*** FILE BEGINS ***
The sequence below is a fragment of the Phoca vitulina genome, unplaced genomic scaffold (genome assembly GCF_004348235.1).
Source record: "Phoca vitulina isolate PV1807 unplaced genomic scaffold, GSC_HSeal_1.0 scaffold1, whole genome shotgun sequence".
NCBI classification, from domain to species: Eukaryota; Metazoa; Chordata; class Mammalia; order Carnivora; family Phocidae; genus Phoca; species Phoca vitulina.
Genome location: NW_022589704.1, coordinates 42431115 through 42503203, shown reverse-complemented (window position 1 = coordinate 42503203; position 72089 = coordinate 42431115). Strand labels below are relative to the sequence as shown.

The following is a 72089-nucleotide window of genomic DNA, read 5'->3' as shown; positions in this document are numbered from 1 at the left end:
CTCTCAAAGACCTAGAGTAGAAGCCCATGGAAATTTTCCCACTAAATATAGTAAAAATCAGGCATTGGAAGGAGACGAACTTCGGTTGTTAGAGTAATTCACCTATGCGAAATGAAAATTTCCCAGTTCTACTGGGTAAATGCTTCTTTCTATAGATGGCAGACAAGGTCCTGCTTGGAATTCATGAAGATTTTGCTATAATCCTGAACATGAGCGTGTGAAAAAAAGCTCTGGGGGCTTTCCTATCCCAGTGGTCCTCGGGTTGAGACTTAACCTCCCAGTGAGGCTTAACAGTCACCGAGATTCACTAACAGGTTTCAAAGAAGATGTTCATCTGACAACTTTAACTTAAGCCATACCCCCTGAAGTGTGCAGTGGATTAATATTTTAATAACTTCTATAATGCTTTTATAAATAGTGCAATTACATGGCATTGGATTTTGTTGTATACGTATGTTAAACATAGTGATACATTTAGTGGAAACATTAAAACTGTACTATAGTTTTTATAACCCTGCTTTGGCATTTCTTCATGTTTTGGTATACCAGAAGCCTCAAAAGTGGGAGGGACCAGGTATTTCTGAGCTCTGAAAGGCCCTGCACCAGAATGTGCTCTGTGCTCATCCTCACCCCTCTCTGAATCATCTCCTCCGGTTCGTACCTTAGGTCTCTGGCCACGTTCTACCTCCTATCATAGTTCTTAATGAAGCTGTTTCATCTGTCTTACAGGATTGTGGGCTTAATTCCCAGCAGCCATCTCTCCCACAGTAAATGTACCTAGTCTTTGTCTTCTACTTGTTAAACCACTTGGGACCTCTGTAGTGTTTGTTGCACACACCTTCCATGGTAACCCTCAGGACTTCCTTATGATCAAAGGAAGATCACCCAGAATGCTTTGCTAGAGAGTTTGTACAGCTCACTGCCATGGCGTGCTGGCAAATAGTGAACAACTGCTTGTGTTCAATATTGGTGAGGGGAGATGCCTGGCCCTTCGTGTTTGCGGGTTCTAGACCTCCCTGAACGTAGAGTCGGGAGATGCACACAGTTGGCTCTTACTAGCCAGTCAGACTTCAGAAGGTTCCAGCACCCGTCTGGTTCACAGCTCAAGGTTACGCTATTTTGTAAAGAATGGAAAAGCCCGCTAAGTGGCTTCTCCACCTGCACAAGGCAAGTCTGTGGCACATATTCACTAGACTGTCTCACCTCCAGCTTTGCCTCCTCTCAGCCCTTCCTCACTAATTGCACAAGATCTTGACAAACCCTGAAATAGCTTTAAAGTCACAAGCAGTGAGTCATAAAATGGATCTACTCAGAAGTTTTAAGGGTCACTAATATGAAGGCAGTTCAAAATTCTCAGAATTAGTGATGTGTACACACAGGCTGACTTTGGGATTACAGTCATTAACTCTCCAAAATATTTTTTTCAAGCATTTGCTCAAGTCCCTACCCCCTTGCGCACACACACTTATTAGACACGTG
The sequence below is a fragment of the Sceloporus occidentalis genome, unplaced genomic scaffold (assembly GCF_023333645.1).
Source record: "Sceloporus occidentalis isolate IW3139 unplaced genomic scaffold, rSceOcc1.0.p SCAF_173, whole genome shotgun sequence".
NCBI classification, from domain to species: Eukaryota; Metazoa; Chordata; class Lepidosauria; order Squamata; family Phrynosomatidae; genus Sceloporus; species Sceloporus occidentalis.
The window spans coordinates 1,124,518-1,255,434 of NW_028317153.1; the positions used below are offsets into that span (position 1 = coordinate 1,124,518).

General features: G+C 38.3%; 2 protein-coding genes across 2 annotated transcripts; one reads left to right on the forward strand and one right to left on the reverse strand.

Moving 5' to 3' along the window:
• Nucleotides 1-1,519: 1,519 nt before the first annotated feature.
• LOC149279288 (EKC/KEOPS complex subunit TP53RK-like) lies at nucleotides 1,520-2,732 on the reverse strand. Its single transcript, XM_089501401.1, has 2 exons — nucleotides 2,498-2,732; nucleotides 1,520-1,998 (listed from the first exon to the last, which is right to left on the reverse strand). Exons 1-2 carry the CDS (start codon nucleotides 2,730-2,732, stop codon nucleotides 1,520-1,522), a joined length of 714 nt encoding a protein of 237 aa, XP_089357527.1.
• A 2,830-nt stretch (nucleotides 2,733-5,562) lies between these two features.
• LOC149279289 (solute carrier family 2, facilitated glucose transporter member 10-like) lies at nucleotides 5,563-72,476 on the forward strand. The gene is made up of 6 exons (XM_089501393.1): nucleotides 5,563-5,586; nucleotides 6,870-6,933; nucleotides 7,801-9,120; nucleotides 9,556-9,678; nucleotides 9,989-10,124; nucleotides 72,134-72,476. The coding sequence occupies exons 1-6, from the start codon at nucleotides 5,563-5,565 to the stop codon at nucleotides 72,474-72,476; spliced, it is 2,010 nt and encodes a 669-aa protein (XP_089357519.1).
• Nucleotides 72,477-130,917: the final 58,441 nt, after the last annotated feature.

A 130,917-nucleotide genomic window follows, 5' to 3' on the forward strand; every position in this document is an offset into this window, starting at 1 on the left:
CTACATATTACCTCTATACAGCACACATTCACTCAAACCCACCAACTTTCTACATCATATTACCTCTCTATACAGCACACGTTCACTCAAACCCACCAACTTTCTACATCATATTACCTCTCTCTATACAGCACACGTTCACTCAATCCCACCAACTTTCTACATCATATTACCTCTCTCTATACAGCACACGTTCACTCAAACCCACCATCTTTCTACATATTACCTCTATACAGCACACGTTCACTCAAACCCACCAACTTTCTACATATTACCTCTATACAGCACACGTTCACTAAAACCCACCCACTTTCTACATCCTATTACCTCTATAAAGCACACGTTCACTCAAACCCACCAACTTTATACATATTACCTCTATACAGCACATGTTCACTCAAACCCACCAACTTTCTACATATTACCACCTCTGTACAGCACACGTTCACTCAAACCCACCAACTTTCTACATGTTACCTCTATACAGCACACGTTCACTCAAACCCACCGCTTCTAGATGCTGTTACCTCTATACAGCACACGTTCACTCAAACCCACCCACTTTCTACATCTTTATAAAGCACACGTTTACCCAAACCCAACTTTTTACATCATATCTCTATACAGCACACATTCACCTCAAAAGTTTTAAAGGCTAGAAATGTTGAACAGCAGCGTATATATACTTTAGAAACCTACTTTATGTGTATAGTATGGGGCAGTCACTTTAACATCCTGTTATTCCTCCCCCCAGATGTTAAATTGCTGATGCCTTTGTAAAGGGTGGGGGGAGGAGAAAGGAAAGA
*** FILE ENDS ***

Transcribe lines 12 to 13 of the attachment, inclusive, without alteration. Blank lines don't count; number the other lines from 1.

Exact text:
Moving 5' to 3' along the window:
• Nucleotides 1-1,519: 1,519 nt before the first annotated feature.